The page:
So “salina” has morphed into something different but equally as pleasing. You’ll remember that I started thinking I was terribly clever, I was going to knit a quarter zip sweater (with buttons) with set in sleeves in the round. This yarn is handspun and I didn’t quite get gauge so I guestimated… math was invented for a reason. To do it. Attempt one was too wide in the shoulders. So I ripped it out and tried again. This time the collar didn’t sit right, I forget exactly what happened, but it somehow was a sweater fail. So I ripped it out again, tried again, and finally cried uncle. The quarter zip idea just wasn’t working for whatever reason the way I wanted it to go.
So I ripped back to where the sleeves join the body, and did a simple EZ yoked top. A few short rows in the back so it didn’t sit funny at the top, and a seed stitch border and I called it a day. Overall I love the fit, and the sweater, although different from what I’d imagined, will be a staple in my wardrobe. To jazz it up I’m considering keeping my eye out a brooch or something so there’s something interesting going on.
The back isn’t really bunchy. Only other thing of note is the sleeve are a bit short. This was done partially on purpose (as in they’re short enough to be short on purpose, not JUST too short) in response to there being slightly less yarn than expected. But after all of the iterations of the top, I’ve got a bit more yarn. I’m considering ripping back and making full length sleeves, I think there’s enough to make that happen.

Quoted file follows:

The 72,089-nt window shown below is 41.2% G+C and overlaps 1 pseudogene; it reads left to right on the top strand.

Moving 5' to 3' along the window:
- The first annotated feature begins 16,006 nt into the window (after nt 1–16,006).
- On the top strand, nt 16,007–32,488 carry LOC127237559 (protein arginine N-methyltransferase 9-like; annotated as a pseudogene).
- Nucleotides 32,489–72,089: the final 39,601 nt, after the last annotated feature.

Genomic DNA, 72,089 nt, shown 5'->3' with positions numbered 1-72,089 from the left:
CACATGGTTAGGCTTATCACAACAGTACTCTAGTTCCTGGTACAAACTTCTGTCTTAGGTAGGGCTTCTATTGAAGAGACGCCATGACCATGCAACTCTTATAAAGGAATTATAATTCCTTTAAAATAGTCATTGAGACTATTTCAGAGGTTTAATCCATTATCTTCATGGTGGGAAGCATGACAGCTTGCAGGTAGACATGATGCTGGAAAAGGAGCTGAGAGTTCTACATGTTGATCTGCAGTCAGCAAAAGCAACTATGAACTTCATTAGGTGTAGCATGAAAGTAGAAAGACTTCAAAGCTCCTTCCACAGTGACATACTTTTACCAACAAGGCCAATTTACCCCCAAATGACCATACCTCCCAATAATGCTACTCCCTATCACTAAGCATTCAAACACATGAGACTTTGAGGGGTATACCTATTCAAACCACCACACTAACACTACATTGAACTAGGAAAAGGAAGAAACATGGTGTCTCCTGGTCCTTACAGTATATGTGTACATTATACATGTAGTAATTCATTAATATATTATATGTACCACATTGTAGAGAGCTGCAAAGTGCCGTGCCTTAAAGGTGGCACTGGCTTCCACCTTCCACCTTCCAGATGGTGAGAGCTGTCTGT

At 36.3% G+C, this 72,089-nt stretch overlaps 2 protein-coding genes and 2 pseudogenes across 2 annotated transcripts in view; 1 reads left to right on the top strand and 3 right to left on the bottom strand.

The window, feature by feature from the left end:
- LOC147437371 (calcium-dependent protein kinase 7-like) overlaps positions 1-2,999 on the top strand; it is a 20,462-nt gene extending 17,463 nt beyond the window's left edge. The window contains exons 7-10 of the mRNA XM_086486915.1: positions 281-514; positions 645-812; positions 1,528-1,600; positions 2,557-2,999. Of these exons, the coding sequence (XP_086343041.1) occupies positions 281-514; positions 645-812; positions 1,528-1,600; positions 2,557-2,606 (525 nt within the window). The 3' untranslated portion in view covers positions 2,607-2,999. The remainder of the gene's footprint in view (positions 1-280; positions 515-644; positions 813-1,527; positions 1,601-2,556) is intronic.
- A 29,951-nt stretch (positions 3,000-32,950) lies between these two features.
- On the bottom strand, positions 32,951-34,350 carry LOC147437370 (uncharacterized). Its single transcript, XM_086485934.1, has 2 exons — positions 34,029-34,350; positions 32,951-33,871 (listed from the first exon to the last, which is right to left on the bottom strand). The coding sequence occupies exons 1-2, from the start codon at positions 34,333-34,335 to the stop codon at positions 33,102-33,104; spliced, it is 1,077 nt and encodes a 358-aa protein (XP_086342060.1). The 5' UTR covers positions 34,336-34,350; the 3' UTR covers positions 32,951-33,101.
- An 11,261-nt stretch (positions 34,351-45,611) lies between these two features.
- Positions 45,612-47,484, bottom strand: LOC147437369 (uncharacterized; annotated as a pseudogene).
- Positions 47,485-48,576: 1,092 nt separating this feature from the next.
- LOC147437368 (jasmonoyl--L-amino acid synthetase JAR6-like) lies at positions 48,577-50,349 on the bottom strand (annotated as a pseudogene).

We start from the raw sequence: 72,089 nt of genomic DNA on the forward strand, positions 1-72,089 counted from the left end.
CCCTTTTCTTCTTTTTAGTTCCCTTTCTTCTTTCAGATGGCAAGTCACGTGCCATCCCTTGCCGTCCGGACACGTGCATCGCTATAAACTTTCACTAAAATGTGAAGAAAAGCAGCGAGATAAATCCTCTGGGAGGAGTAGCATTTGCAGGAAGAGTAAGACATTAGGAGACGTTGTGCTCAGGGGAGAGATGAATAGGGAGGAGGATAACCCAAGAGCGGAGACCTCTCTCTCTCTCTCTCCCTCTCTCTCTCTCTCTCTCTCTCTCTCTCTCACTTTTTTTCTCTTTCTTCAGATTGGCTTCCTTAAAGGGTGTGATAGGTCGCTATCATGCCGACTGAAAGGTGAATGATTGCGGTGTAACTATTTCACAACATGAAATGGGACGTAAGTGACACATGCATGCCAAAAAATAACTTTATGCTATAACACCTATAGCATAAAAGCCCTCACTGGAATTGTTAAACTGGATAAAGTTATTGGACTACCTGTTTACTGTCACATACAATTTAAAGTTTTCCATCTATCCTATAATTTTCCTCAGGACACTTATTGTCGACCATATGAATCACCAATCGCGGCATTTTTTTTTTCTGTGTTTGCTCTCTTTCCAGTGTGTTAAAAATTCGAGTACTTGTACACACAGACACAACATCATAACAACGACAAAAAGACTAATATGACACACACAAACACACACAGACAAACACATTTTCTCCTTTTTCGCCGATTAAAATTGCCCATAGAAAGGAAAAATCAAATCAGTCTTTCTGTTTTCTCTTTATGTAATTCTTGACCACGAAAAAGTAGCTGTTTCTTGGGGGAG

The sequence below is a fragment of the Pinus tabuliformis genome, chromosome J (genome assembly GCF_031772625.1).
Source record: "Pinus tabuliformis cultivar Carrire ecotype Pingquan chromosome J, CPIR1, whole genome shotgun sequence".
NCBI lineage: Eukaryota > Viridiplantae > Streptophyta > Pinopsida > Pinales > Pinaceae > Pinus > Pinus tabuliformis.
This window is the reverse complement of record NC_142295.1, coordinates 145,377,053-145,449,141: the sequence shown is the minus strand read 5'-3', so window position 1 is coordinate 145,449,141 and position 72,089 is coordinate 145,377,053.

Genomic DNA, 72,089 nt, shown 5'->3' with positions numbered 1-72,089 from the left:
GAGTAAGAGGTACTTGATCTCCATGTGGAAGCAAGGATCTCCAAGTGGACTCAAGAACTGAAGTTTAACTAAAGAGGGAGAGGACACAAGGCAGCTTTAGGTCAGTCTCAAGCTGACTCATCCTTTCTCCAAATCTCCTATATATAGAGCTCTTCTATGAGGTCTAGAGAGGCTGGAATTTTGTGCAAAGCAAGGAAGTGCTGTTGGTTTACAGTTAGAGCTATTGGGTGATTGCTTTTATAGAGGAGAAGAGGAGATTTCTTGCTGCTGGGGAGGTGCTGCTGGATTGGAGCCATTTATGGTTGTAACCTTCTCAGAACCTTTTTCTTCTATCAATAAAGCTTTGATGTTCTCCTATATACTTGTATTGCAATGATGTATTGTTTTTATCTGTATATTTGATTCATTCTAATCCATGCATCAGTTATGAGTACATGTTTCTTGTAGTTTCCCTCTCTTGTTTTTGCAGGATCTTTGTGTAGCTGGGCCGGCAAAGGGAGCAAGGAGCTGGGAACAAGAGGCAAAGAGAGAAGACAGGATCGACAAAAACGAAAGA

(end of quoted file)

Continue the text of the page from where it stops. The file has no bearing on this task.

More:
Anyways, I’m pleased to have it done and done so well. And I’ve learned a lot about knitting and designing, but also about me. My two most enduring hobbies have taught me more than all the schooling and job experience and everything else put together. I have a whole post in my head about all the things that running has taught me. More on topic here is what knitting has taught me.
1. A stitch in time saves nine. For real. This one is true, trying the shortcut way typically leads to going back to the beginning and doing it again, sadder and wiser this time.
2. Patience. This comes from #1. I’ve learned so much about patience from both knitting and running.
3. No matter how much you think you know, there’s SO much more out there.
4. There’s a place for everything. Several times I’ve found myself thinking “Shetland! This is the greatest yarn ever! I never want to knit with anything else, ever!!” and then a few months later, “Bulky! Why would anyone ever knit with anything but bulky!!” I’ve done this enough to know there’s a place for every yarn. This goes for most things. Food, people, book genres, cultures… etc.
5. Mistakes happen. Get used to it. (I’ve learned this one, I’m still lousy at applying it)
6. Tradition is beautiful.
7. New ideas are beautiful.
8. Things don’t always turn out the way you expected. It’s either
a. totally different and good, and in that case, hurrah!
b. It could be totally different and terrible, in which case see 5, if possible go back and fix it.
c. It could be very close but there’s this little stitch, see it, over there? Yeah, I screwed up there. Well, no one else will see it, so there’s no need to point out this (or that dinner is a tad too salty, or you really wanted your hair a little more like that instead) to anyone, they won’t notice and will think it is just fine the way it is.
9. It is totally worth fixing things that you don’t like that it’s possible for you to fix.
10. Working on things you enjoy is way more satisfying than working on things that don’t. (duh). And consequently you get better at things you like than things that are boring. And life is way too short to do something you don’t like and aren’t good at, right? (This is the part where someone offers to pay me to do what I want)…